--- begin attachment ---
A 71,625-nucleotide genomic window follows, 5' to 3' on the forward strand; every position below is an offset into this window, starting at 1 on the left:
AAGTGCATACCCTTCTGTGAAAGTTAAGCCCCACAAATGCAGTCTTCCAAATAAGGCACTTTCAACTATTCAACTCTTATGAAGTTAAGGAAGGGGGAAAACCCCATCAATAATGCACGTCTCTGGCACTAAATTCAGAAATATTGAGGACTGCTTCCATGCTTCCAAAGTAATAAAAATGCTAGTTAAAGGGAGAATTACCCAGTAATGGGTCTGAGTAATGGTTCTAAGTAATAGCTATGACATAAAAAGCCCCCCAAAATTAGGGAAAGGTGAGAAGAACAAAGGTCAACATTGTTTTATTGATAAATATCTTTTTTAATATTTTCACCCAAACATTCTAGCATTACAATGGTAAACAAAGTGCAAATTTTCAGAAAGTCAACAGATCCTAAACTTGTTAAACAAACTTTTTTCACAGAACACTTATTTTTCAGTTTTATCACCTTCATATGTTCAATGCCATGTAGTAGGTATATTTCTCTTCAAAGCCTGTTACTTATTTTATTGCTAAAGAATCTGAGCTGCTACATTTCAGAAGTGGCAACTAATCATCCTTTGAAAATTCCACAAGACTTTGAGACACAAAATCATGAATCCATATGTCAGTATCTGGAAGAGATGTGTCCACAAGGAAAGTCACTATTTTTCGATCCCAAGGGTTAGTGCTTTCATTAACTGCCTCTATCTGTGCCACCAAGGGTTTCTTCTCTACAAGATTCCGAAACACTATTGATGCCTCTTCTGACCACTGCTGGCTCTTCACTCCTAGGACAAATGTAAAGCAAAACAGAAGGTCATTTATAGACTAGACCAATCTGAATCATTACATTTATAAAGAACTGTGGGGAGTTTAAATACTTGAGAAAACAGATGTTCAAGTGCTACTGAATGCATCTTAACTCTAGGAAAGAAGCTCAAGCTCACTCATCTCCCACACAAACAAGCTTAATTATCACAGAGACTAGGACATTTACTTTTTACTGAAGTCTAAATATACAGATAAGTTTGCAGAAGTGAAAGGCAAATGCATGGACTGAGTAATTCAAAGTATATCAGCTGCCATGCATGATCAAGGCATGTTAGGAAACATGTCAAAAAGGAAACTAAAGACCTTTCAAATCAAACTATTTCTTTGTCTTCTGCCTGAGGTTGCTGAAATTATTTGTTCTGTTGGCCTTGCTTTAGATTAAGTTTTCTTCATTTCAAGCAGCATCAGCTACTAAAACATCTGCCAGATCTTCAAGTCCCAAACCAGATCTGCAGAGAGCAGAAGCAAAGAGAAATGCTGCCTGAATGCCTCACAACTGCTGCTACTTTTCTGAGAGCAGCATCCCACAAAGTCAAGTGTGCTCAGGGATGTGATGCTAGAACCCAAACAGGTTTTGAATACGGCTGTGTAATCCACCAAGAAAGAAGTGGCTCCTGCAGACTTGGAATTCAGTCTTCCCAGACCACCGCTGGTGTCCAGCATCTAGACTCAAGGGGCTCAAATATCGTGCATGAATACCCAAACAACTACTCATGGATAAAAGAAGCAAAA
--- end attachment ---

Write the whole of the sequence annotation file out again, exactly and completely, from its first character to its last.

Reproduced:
A 71,625-nucleotide genomic window follows, 5' to 3' on the forward strand; every position below is an offset into this window, starting at 1 on the left:
AAGTGCATACCCTTCTGTGAAAGTTAAGCCCCACAAATGCAGTCTTCCAAATAAGGCACTTTCAACTATTCAACTCTTATGAAGTTAAGGAAGGGGGAAAACCCCATCAATAATGCACGTCTCTGGCACTAAATTCAGAAATATTGAGGACTGCTTCCATGCTTCCAAAGTAATAAAAATGCTAGTTAAAGGGAGAATTACCCAGTAATGGGTCTGAGTAATGGTTCTAAGTAATAGCTATGACATAAAAAGCCCCCCAAAATTAGGGAAAGGTGAGAAGAACAAAGGTCAACATTGTTTTATTGATAAATATCTTTTTTAATATTTTCACCCAAACATTCTAGCATTACAATGGTAAACAAAGTGCAAATTTTCAGAAAGTCAACAGATCCTAAACTTGTTAAACAAACTTTTTTCACAGAACACTTATTTTTCAGTTTTATCACCTTCATATGTTCAATGCCATGTAGTAGGTATATTTCTCTTCAAAGCCTGTTACTTATTTTATTGCTAAAGAATCTGAGCTGCTACATTTCAGAAGTGGCAACTAATCATCCTTTGAAAATTCCACAAGACTTTGAGACACAAAATCATGAATCCATATGTCAGTATCTGGAAGAGATGTGTCCACAAGGAAAGTCACTATTTTTCGATCCCAAGGGTTAGTGCTTTCATTAACTGCCTCTATCTGTGCCACCAAGGGTTTCTTCTCTACAAGATTCCGAAACACTATTGATGCCTCTTCTGACCACTGCTGGCTCTTCACTCCTAGGACAAATGTAAAGCAAAACAGAAGGTCATTTATAGACTAGACCAATCTGAATCATTACATTTATAAAGAACTGTGGGGAGTTTAAATACTTGAGAAAACAGATGTTCAAGTGCTACTGAATGCATCTTAACTCTAGGAAAGAAGCTCAAGCTCACTCATCTCCCACACAAACAAGCTTAATTATCACAGAGACTAGGACATTTACTTTTTACTGAAGTCTAAATATACAGATAAGTTTGCAGAAGTGAAAGGCAAATGCATGGACTGAGTAATTCAAAGTATATCAGCTGCCATGCATGATCAAGGCATGTTAGGAAACATGTCAAAAAGGAAACTAAAGACCTTTCAAATCAAACTATTTCTTTGTCTTCTGCCTGAGGTTGCTGAAATTATTTGTTCTGTTGGCCTTGCTTTAGATTAAGTTTTCTTCATTTCAAGCAGCATCAGCTACTAAAACATCTGCCAGATCTTCAAGTCCCAAACCAGATCTGCAGAGAGCAGAAGCAAAGAGAAATGCTGCCTGAATGCCTCACAACTGCTGCTACTTTTCTGAGAGCAGCATCCCACAAAGTCAAGTGTGCTCAGGGATGTGATGCTAGAACCCAAACAGGTTTTGAATACGGCTGTGTAATCCACCAAGAAAGAAGTGGCTCCTGCAGACTTGGAATTCAGTCTTCCCAGACCACCGCTGGTGTCCAGCATCTAGACTCAAGGGGCTCAAATATCGTGCATGAATACCCAAACAACTACTCATGGATAAAAGAAGCAAAA